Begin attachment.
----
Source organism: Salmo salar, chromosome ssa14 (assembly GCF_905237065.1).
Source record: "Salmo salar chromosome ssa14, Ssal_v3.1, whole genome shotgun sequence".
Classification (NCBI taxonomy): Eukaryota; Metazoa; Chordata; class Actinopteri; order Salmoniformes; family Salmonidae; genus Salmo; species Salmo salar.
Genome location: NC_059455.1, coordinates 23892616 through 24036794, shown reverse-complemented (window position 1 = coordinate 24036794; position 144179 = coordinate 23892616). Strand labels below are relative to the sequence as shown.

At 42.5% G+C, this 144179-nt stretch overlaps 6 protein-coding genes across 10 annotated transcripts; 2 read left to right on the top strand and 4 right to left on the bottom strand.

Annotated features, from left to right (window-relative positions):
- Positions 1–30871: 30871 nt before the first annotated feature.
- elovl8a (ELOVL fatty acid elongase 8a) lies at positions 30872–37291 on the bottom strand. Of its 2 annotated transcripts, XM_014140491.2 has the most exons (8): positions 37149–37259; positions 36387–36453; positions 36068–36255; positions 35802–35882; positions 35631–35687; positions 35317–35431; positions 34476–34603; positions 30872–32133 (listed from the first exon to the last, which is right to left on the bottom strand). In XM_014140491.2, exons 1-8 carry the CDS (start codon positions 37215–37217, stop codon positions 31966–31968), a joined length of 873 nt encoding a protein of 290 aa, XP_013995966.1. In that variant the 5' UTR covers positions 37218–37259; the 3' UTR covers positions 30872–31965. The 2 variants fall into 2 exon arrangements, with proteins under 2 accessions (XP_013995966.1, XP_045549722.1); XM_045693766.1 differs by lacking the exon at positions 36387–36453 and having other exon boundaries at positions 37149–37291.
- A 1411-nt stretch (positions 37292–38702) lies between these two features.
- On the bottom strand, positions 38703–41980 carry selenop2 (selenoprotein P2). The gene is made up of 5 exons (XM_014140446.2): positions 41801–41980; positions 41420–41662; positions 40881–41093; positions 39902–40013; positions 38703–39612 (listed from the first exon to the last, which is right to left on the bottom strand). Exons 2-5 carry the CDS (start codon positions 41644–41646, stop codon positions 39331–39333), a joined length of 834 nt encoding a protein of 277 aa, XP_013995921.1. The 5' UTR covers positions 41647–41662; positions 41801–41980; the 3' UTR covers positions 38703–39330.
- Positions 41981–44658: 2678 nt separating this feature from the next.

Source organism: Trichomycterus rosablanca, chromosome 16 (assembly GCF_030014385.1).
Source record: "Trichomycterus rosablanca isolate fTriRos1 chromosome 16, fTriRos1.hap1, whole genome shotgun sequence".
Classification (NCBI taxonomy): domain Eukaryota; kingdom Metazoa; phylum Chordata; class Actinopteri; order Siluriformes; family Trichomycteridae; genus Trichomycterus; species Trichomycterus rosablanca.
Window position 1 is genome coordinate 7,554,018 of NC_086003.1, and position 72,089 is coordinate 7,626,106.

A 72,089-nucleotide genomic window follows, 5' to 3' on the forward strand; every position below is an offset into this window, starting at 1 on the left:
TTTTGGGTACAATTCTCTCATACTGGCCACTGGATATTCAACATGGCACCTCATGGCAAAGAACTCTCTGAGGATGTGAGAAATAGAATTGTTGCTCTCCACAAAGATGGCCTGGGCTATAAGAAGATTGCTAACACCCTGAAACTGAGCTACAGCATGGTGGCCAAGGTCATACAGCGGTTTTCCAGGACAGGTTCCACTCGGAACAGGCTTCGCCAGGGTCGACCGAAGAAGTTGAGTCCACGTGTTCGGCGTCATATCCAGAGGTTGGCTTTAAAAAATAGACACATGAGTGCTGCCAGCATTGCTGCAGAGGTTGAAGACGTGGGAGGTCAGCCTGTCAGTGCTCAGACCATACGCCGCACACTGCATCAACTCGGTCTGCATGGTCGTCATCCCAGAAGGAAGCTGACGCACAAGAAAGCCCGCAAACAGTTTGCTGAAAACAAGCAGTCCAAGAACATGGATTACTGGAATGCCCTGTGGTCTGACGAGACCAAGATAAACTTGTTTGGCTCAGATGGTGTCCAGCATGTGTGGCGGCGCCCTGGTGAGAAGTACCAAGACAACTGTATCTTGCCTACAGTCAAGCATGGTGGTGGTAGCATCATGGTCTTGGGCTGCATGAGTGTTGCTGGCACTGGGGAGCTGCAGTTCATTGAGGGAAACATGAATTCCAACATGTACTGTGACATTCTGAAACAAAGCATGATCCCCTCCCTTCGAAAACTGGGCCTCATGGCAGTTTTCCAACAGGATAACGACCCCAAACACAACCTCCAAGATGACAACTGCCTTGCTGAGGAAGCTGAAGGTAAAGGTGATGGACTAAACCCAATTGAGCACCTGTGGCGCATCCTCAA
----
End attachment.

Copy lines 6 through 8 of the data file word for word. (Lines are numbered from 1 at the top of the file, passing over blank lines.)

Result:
Annotated features, from left to right (window-relative positions):
- Positions 1–30871: 30871 nt before the first annotated feature.
- elovl8a (ELOVL fatty acid elongase 8a) lies at positions 30872–37291 on the bottom strand. Of its 2 annotated transcripts, XM_014140491.2 has the most exons (8): positions 37149–37259; positions 36387–36453; positions 36068–36255; positions 35802–35882; positions 35631–35687; positions 35317–35431; positions 34476–34603; positions 30872–32133 (listed from the first exon to the last, which is right to left on the bottom strand). In XM_014140491.2, exons 1-8 carry the CDS (start codon positions 37215–37217, stop codon positions 31966–31968), a joined length of 873 nt encoding a protein of 290 aa, XP_013995966.1. In that variant the 5' UTR covers positions 37218–37259; the 3' UTR covers positions 30872–31965. The 2 variants fall into 2 exon arrangements, with proteins under 2 accessions (XP_013995966.1, XP_045549722.1); XM_045693766.1 differs by lacking the exon at positions 36387–36453 and having other exon boundaries at positions 37149–37291.